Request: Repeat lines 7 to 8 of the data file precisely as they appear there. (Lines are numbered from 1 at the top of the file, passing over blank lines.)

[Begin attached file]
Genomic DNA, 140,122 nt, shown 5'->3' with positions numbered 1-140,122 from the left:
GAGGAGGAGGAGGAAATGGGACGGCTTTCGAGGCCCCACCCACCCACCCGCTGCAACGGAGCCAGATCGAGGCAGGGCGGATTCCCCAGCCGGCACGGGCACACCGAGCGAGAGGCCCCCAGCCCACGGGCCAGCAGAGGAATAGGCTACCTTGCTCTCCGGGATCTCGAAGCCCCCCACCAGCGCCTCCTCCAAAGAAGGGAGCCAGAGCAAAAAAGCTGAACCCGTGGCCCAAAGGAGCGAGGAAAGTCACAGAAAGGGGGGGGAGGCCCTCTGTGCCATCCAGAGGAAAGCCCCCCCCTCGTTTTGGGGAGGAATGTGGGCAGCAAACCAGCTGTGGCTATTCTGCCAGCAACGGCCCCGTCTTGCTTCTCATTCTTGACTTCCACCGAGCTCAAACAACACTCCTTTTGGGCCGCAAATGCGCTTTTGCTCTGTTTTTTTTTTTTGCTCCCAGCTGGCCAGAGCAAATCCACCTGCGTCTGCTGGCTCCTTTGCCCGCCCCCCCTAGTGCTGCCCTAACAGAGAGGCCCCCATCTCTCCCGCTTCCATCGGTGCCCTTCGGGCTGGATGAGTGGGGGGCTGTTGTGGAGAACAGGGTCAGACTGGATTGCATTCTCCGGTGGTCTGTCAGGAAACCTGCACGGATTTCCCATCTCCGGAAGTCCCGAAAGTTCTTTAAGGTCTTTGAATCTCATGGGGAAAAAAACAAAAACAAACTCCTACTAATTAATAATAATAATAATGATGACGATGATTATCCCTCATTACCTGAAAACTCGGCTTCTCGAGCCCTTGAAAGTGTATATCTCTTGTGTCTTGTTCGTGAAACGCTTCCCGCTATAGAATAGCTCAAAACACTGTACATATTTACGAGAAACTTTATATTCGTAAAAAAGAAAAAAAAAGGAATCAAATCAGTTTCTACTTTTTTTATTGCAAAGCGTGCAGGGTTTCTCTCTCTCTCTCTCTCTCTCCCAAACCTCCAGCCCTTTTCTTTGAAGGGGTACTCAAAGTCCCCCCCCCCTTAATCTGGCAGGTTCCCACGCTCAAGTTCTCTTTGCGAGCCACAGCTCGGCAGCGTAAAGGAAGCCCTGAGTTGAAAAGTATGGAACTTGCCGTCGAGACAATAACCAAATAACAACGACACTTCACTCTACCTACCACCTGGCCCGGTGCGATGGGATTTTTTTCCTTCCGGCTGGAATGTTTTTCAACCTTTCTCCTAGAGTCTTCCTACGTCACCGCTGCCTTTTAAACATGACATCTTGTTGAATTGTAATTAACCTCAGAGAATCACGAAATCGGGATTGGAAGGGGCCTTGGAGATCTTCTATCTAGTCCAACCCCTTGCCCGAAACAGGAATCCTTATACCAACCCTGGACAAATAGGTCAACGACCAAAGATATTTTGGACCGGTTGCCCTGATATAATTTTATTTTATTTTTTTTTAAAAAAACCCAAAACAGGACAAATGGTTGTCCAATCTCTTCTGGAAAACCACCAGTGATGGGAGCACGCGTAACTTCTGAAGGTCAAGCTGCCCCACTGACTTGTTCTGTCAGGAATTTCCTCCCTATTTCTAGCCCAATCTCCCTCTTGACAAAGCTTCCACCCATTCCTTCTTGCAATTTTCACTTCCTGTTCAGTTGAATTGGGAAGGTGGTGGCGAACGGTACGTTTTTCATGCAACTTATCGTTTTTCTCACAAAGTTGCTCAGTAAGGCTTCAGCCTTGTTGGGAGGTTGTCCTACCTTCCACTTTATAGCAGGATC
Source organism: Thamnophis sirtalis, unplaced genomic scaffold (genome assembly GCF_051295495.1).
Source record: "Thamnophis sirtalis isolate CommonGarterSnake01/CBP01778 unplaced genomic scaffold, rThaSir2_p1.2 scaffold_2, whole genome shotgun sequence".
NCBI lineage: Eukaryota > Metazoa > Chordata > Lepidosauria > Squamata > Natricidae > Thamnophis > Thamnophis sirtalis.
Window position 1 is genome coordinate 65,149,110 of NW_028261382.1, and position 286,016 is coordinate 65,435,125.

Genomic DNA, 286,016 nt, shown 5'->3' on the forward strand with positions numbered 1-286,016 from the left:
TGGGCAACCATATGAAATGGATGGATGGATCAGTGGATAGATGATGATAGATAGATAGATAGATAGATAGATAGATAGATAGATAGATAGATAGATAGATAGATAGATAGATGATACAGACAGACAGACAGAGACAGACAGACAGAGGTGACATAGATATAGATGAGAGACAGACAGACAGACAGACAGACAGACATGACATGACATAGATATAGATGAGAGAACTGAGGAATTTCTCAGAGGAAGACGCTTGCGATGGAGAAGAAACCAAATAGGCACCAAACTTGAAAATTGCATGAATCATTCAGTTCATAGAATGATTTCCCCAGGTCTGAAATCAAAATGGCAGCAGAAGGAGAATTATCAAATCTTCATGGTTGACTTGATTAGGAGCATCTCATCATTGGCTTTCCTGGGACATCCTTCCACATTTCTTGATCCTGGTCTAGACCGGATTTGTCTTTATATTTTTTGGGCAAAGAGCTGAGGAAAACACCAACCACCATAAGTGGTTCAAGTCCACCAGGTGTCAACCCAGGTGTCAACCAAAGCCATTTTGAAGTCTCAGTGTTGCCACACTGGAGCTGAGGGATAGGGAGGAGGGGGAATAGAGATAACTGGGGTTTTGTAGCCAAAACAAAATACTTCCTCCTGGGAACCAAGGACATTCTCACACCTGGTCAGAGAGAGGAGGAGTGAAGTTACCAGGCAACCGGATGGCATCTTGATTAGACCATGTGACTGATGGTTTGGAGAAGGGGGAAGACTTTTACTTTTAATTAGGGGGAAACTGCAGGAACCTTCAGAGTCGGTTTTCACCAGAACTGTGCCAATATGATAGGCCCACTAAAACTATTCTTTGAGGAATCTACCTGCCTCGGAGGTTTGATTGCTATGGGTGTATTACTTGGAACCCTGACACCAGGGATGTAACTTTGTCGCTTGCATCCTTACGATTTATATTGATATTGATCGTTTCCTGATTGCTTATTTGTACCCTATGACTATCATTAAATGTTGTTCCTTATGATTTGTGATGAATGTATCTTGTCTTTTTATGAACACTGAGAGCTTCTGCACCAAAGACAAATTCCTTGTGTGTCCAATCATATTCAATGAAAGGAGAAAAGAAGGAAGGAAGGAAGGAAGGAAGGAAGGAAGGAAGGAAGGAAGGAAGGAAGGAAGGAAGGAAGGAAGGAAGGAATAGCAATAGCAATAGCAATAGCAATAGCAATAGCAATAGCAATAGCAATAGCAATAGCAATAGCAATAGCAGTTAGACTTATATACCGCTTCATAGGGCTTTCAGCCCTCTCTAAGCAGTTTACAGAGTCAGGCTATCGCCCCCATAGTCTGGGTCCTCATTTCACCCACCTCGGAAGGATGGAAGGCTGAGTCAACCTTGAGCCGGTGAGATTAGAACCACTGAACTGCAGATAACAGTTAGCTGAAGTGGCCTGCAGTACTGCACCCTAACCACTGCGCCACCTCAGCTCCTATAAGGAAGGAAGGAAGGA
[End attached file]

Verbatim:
Genomic DNA, 286,016 nt, shown 5'->3' on the forward strand with positions numbered 1-286,016 from the left:
TGGGCAACCATATGAAATGGATGGATGGATCAGTGGATAGATGATGATAGATAGATAGATAGATAGATAGATAGATAGATAGATAGATAGATAGATAGATAGATAGATAGATGATACAGACAGACAGACAGAGACAGACAGACAGAGGTGACATAGATATAGATGAGAGACAGACAGACAGACAGACAGACAGACATGACATGACATAGATATAGATGAGAGAACTGAGGAATTTCTCAGAGGAAGACGCTTGCGATGGAGAAGAAACCAAATAGGCACCAAACTTGAAAATTGCATGAATCATTCAGTTCATAGAATGATTTCCCCAGGTCTGAAATCAAAATGGCAGCAGAAGGAGAATTATCAAATCTTCATGGTTGACTTGATTAGGAGCATCTCATCATTGGCTTTCCTGGGACATCCTTCCACATTTCTTGATCCTGGTCTAGACCGGATTTGTCTTTATATTTTTTGGGCAAAGAGCTGAGGAAAACACCAACCACCATAAGTGGTTCAAGTCCACCAGGTGTCAACCCAGGTGTCAACCAAAGCCATTTTGAAGTCTCAGTGTTGCCACACTGGAGCTGAGGGATAGGGAGGAGGGGGAATAGAGATAACTGGGGTTTTGTAGCCAAAACAAAATACTTCCTCCTGGGAACCAAGGACATTCTCACACCTGGTCAGAGAGAGGAGGAGTGAAGTTACCAGGCAACCGGATGGCATCTTGATTAGACCATGTGACTGATGGTTTGGAGAAGGGGGAAGACTTTTACTTTTAATTAGGGGGAAACTGCAGGAACCTTCAGAGTCGGTTTTCACCAGAACTGTGCCAATATGATAGGCCCACTAAAACTATTCTTTGAGGAATCTACCTGCCTCGGAGGTTTGATTGCTATGGGTGTATTACTTGGAACCCTGACACCAGGGATGTAACTTTGTCGCTTGCATCCTTACGATTTATATTGATATTGATCGTTTCCTGATTGCTTATTTGTACCCTATGACTATCATTAAATGTTGTTCCTTATGATTTGTGATGAATGTATCTTGTCTTTTTATGAACACTGAGAGCTTCTGCACCAAAGACAAATTCCTTGTGTGTCCAATCATATTCAATGAAAGGAGAAAAGAAGGAAGGAAGGAAGGAAGGAAGGAAGGAAGGAAGGAAGGAAGGAAGGAAGGAAGGAAGGAAGGAAGGAAGGAATAGCAATAGCAATAGCAATAGCAATAGCAATAGCAATAGCAATAGCAATAGCAATAGCAATAGCAATAGCAGTTAGACTTATATACCGCTTCATAGGGCTTTCAGCCCTCTCTAAGCAGTTTACAGAGTCAGGCTATCGCCCCCATAGTCTGGGTCCTCATTTCACCCACCTCGGAAGGATGGAAGGCTGAGTCAACCTTGAGCCGGTGAGATTAGAACCACTGAACTGCAGATAACAGTTAGCTGAAGTGGCCTGCAGTACTGCACCCTAACCACTGCGCCACCTCAGCTCCTATAAGGAAGGAAGGAAGGA